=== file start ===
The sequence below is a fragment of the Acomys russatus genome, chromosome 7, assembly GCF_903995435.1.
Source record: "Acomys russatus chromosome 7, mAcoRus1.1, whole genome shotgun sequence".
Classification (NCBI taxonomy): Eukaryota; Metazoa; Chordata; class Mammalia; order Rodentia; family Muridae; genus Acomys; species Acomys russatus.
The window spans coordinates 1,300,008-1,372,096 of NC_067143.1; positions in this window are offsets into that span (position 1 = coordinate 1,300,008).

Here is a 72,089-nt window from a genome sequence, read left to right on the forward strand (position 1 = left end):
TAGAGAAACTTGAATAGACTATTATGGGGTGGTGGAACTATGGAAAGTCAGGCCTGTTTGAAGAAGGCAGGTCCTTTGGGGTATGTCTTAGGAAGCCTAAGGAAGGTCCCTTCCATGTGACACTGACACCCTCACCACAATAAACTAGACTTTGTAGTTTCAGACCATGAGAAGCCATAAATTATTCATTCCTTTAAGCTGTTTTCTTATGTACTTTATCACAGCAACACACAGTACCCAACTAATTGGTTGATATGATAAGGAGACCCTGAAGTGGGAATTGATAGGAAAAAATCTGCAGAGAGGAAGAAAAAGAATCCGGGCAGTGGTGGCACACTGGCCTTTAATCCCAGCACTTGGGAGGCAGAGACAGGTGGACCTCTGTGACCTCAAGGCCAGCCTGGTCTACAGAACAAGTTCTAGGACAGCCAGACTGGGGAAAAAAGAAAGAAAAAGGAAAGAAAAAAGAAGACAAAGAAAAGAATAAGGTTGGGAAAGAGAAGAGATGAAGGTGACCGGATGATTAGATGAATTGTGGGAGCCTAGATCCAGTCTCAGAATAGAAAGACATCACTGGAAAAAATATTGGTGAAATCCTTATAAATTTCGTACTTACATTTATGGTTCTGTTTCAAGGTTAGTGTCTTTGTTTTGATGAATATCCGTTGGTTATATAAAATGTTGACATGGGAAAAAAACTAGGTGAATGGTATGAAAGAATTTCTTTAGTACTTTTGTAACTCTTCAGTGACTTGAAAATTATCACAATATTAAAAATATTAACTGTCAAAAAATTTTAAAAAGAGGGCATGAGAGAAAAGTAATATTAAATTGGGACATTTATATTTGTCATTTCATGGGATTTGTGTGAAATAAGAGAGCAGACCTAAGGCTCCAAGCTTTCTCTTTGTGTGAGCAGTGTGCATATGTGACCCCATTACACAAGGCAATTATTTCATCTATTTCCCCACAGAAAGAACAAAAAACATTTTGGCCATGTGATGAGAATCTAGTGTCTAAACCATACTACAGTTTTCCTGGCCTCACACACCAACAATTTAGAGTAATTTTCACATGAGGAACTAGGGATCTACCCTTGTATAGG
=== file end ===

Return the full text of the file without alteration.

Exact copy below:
The sequence below is a fragment of the Acomys russatus genome, chromosome 7, assembly GCF_903995435.1.
Source record: "Acomys russatus chromosome 7, mAcoRus1.1, whole genome shotgun sequence".
Classification (NCBI taxonomy): Eukaryota; Metazoa; Chordata; class Mammalia; order Rodentia; family Muridae; genus Acomys; species Acomys russatus.
The window spans coordinates 1,300,008-1,372,096 of NC_067143.1; positions in this window are offsets into that span (position 1 = coordinate 1,300,008).

Here is a 72,089-nt window from a genome sequence, read left to right on the forward strand (position 1 = left end):
TAGAGAAACTTGAATAGACTATTATGGGGTGGTGGAACTATGGAAAGTCAGGCCTGTTTGAAGAAGGCAGGTCCTTTGGGGTATGTCTTAGGAAGCCTAAGGAAGGTCCCTTCCATGTGACACTGACACCCTCACCACAATAAACTAGACTTTGTAGTTTCAGACCATGAGAAGCCATAAATTATTCATTCCTTTAAGCTGTTTTCTTATGTACTTTATCACAGCAACACACAGTACCCAACTAATTGGTTGATATGATAAGGAGACCCTGAAGTGGGAATTGATAGGAAAAAATCTGCAGAGAGGAAGAAAAAGAATCCGGGCAGTGGTGGCACACTGGCCTTTAATCCCAGCACTTGGGAGGCAGAGACAGGTGGACCTCTGTGACCTCAAGGCCAGCCTGGTCTACAGAACAAGTTCTAGGACAGCCAGACTGGGGAAAAAAGAAAGAAAAAGGAAAGAAAAAAGAAGACAAAGAAAAGAATAAGGTTGGGAAAGAGAAGAGATGAAGGTGACCGGATGATTAGATGAATTGTGGGAGCCTAGATCCAGTCTCAGAATAGAAAGACATCACTGGAAAAAATATTGGTGAAATCCTTATAAATTTCGTACTTACATTTATGGTTCTGTTTCAAGGTTAGTGTCTTTGTTTTGATGAATATCCGTTGGTTATATAAAATGTTGACATGGGAAAAAAACTAGGTGAATGGTATGAAAGAATTTCTTTAGTACTTTTGTAACTCTTCAGTGACTTGAAAATTATCACAATATTAAAAATATTAACTGTCAAAAAATTTTAAAAAGAGGGCATGAGAGAAAAGTAATATTAAATTGGGACATTTATATTTGTCATTTCATGGGATTTGTGTGAAATAAGAGAGCAGACCTAAGGCTCCAAGCTTTCTCTTTGTGTGAGCAGTGTGCATATGTGACCCCATTACACAAGGCAATTATTTCATCTATTTCCCCACAGAAAGAACAAAAAACATTTTGGCCATGTGATGAGAATCTAGTGTCTAAACCATACTACAGTTTTCCTGGCCTCACACACCAACAATTTAGAGTAATTTTCACATGAGGAACTAGGGATCTACCCTTGTATAGG